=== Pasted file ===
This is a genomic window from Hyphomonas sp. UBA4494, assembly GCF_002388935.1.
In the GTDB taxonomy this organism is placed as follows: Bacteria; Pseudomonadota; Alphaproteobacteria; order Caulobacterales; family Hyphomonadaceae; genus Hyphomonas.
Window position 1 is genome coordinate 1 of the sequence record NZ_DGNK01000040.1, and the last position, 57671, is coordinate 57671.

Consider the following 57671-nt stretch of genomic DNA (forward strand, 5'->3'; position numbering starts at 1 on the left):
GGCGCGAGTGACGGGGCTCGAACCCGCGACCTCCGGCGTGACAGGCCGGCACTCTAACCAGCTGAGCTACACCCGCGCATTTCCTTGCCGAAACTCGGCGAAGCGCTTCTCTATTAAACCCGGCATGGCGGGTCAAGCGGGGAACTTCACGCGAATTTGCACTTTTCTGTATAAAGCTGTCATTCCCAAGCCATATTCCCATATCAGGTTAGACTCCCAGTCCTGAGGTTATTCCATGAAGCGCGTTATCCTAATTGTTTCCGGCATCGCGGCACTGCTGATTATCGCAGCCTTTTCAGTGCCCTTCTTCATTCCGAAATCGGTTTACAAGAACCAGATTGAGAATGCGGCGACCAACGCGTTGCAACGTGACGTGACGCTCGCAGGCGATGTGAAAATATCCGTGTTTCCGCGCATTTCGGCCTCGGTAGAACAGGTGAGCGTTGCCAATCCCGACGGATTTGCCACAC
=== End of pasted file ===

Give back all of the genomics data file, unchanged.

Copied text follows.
This is a genomic window from Hyphomonas sp. UBA4494, assembly GCF_002388935.1.
In the GTDB taxonomy this organism is placed as follows: Bacteria; Pseudomonadota; Alphaproteobacteria; order Caulobacterales; family Hyphomonadaceae; genus Hyphomonas.
Window position 1 is genome coordinate 1 of the sequence record NZ_DGNK01000040.1, and the last position, 57671, is coordinate 57671.

Consider the following 57671-nt stretch of genomic DNA (forward strand, 5'->3'; position numbering starts at 1 on the left):
GGCGCGAGTGACGGGGCTCGAACCCGCGACCTCCGGCGTGACAGGCCGGCACTCTAACCAGCTGAGCTACACCCGCGCATTTCCTTGCCGAAACTCGGCGAAGCGCTTCTCTATTAAACCCGGCATGGCGGGTCAAGCGGGGAACTTCACGCGAATTTGCACTTTTCTGTATAAAGCTGTCATTCCCAAGCCATATTCCCATATCAGGTTAGACTCCCAGTCCTGAGGTTATTCCATGAAGCGCGTTATCCTAATTGTTTCCGGCATCGCGGCACTGCTGATTATCGCAGCCTTTTCAGTGCCCTTCTTCATTCCGAAATCGGTTTACAAGAACCAGATTGAGAATGCGGCGACCAACGCGTTGCAACGTGACGTGACGCTCGCAGGCGATGTGAAAATATCCGTGTTTCCGCGCATTTCGGCCTCGGTAGAACAGGTGAGCGTTGCCAATCCCGACGGATTTGCCACAC